A Day in the Life of a Mosasaur
Copyright © 2001-2009 by Mike Everhart
Last updated 08/10/2009
Tylosaurus painting copyright © Carl Buell; used with permission of Carl Buell
A shorter version of this story was published in The West Australian Dinonews, January, 2000, 15:3-6. Illustrations linked within this page are used with permission of and are copyright © by the artists.
The bright, mid-day sun glinted off the calm waters of the Inland Sea and silhouetted the long, sinuous form of a huge mosasaur lying motionless amid the floating tangle of yellow-green seaweed. Twenty years old and over 10 meters in length, the adult mosasaur was almost full grown, and was much larger than any of the fish or sharks that lived in the shallow seaway. A powerful swimmer, the mosasaur used the thrust of his muscular tail to outrun his prey with a short burst of speed. His jaws were more than four feet long and were lined with sharp, conical teeth that he used to seize and hold his prey. Special adaptations in his lower jaws allowed them to flex in the middle and enabled him to swallow large fish and other animals that he caught. This ability was essential to the mosasaur because he had to hold on to his prey or risk losing it. If he let go of his prey in the middle of the ocean, there was a good chance it would sink to the bottom and be lost.
He was floating at the surface with his eyes and nostrils just above the water. His dark upper body absorbed hot rays of the late Cretaceous sun as dozens of tiny fish emerged from hiding in the seaweed and darted cautiously around his submerged bulk. They were feeding on parasites and other small invertebrates that had attached themselves to his scaly hide. He breathed slowly and quietly through his nostrils as his ears and other senses remained on the alert for the tell-tale signs made by approaching prey. He was a patient hunter, preferring to let his victims come to him instead of wasting energy swimming around the vast seaway in search of food.
Overhead, pteranodons of various sizes floated lazily through the cloudless sky, riding thermal currents rising off the warm water while looking for schools of small fish feeding near the surface. Occasionally, one would skim the surface of the water and grab an unwary fish with its narrow beak. He had recently eaten the floating carcass of a dead pteranodon, but the living ones could see him clearly from above and avoided feeding near him.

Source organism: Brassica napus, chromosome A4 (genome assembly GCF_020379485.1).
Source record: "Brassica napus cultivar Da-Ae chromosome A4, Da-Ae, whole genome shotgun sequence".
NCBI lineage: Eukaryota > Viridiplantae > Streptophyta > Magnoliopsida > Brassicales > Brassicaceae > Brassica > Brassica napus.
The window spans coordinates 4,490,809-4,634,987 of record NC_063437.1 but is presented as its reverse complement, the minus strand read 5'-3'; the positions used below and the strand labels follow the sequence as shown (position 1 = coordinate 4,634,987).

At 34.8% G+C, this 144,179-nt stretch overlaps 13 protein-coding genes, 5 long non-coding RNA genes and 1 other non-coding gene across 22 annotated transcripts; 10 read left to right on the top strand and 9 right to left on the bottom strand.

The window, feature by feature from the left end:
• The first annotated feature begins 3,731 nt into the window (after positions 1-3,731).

Amid an ever changing mixture of background noises made by a variety of creatures in the ocean, he noticed that a faint buzz of clicking sounds were getting louder, alerting him to a group of hard shelled ammonites that was feeding nearby. Though not his favorite prey, they were all that had approached him since he had surprised and taken a large fish early in the morning. Even with that recent meal, his appetite was still unsatisfied. Just after sunrise, a large squid had evaded his attack and now hunger was beginning to gnaw at him.
Exhaling most of the air from his lungs, he slowly submerged his head below the surface, leaving behind only the faintest of ripples. His large eyes immediately found the brightly colored, coiled shells of the ammonites as they approached, bobbing and darting below him. Jet propelled by forcing water through their internal siphons, they moved generally backwards through the water, with their short tentacles trailing behind them. Instinctively, he knew that their large shells would hide him from their view until they had moved well past him. He would attack from above, long before they had a chance to sense the danger.
Using his four large paddles, the mosasaur carefully maneuvered his long, snake-like form into an attack position, watching intently for any indication that the ammonites had detected the danger from above. Singling out a slightly larger ammonite in the middle of the group, he dove downward with a slash of his long, broad tail. The ammonites reacted quickly and instinctively to the disturbance, scattering in all directions below him, but not before his heavy jaws closed across the soft body of his victim. His sharp teeth shattered the front edge of the ammonites shell, destroying the buoyancy of the shell and rendering the ammonite helpless.
Without this captive pocket of air, the ammonite would sink swiftly to the bottom of the seaway. With practiced ease, the mosasaur flexed his body upward and raised the ammonite toward the surface. Then he released it and grabbed the tentacles of the immobilized creature with his teeth as it began to sink. Far too late, the ammonite released a cloud of jet black ink into the water. He ignored the bitter taste of the ammonite's last defense as he gave a quick jerk of his head to pull the ammonites soft body from its shell. The heavy shell and several fragments slipped sideways through the water, and then quickly disappeared into the murky depths. Opening and closing his jaws rapidly, he swallowed the fleshy morsel in a single gulp.
Looking around for more prey, he saw another ammonite swimming in confused circles nearby. A swift lunge and his sharp teeth crunched through the ammonites shell. Moments later, the soft body of the second ammonite followed the first into the mosasaur's stomach. The rest of the group of ammonites had jetted away as fast as they could and were no longer in view. His hunger briefly satisfied, he rose slowly to the surface to breathe, and resumed his ambush position rather than chasing after the fleeing shellfish.